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Infect Genet Evol. 2010 Dec;10(8):1165-73. doi: 10.1016/j.meegid.2010.07.016. Epub 2010 Aug 6.

Molecular characteristics of "Mycobacterium canettii" the smooth Mycobacterium tuberculosis bacilli.

Author information

1
Laboratoire de biologie clinique, HIA Percy, Clamart, France.

Abstract

Since the first discovery of the smooth tubercle (SmTB) bacilli "Mycobacterium canettii" less than 60 isolates have been reported, all but one originating from a limited geographical location, the Horn of Africa. In spite of its rarity, the SmTB lineage deserves special attention. Previous investigations suggested that SmTB isolates represent an ancestral lineage of the Mycobacterium tuberculosis complex (MTBC) and that consequently they might provide essential clues on the origin and evolution of the MTBC. There is evidence that unlike the rest of the MTBC, SmTB strains recombine chromosomal sequences with a yet unknown Mycobacterium species. This behavior contributes to the much larger genetic heterogeneity observed in the SmTB isolates compared to the other members of the MTBC. We have collected 59 SmTB isolates of which 14 were newly recovered since previous reports, and performed extensive phenotypical and genotypical characterization. We take advantage of these investigations to review the current knowledge of "M. canettii". Their characteristics and the apparent lack of human to human transmission are consistent with the previously proposed existence of non-human sources of infection. SmTB strains show remarkably common features together with secondary and taxonomically minor genetic differences such as the presence or absence of the CRISPR (Clustered Regularly Interspersed Palindromic Repeat) locus (usually called Direct Repeat or DR region) or number of IS sequences. Multiple Locus Variable number of tandem repeat Analysis (MLVA) and DR region analyses reveal one predominant clone, one minor clone and a number of more distantly related strains. This suggests that the two most frequent clones may represent successfully emerging lineages.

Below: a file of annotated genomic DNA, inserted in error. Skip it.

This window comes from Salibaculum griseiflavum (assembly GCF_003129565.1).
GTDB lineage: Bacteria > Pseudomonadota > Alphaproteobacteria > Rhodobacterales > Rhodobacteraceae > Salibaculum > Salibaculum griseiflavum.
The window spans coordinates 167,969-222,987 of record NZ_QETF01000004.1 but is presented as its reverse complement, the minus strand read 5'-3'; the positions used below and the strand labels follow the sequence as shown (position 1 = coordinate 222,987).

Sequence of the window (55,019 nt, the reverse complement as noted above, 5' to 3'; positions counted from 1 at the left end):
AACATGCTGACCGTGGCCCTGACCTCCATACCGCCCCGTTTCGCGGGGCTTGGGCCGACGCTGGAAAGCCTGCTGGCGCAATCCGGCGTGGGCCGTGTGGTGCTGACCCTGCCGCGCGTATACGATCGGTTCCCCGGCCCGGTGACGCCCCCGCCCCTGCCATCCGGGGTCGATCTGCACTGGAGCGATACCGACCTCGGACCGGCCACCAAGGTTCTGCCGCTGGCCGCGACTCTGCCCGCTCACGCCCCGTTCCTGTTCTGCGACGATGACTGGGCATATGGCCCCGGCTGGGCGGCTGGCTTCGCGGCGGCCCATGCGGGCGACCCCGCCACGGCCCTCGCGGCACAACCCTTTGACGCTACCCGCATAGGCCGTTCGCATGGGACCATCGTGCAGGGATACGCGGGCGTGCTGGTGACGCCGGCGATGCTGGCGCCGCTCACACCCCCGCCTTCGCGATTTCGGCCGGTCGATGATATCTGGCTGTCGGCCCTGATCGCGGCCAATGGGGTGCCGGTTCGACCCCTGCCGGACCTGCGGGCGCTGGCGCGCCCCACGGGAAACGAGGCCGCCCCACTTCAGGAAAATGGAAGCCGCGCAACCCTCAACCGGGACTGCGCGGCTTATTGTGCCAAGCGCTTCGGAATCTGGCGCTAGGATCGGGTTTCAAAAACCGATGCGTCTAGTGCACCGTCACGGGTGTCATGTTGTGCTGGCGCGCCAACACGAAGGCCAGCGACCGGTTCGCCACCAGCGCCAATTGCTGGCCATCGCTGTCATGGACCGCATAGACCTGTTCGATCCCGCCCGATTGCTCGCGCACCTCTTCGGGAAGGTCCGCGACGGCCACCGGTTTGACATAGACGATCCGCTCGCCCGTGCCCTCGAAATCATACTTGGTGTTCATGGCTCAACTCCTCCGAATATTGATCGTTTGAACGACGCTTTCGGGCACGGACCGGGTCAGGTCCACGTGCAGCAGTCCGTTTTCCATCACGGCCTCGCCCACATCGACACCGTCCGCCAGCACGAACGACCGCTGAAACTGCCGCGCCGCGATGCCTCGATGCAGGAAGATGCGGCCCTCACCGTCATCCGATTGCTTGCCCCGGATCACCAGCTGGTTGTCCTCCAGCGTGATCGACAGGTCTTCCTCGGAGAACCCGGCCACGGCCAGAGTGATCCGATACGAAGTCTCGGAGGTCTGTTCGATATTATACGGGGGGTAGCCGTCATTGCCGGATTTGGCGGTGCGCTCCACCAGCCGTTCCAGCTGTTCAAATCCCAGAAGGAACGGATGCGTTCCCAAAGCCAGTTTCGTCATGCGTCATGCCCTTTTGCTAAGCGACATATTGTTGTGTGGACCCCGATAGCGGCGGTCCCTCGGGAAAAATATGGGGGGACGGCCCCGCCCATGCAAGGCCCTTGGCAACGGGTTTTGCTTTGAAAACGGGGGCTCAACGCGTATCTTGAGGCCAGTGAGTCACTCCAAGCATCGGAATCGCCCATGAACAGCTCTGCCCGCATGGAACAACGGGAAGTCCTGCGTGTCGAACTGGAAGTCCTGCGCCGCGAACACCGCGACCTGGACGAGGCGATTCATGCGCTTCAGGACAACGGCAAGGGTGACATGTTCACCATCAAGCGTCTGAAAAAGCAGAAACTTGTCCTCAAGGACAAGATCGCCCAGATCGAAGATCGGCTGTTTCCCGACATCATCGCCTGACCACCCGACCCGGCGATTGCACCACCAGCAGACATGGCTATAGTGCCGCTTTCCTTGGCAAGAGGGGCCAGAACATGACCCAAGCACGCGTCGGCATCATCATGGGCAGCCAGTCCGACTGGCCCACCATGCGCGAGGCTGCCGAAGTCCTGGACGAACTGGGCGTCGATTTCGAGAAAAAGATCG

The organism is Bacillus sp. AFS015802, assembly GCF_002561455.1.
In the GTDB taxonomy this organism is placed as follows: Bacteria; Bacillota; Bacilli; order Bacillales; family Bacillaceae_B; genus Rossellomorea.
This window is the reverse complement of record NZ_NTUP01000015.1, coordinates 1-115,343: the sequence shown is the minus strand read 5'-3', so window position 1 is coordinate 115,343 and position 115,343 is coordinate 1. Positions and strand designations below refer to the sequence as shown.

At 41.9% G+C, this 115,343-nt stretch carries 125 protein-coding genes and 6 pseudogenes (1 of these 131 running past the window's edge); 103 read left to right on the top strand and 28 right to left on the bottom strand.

PMID:
20692377
DOI:
10.1016/j.meegid.2010.07.016
[Indexed for MEDLINE]

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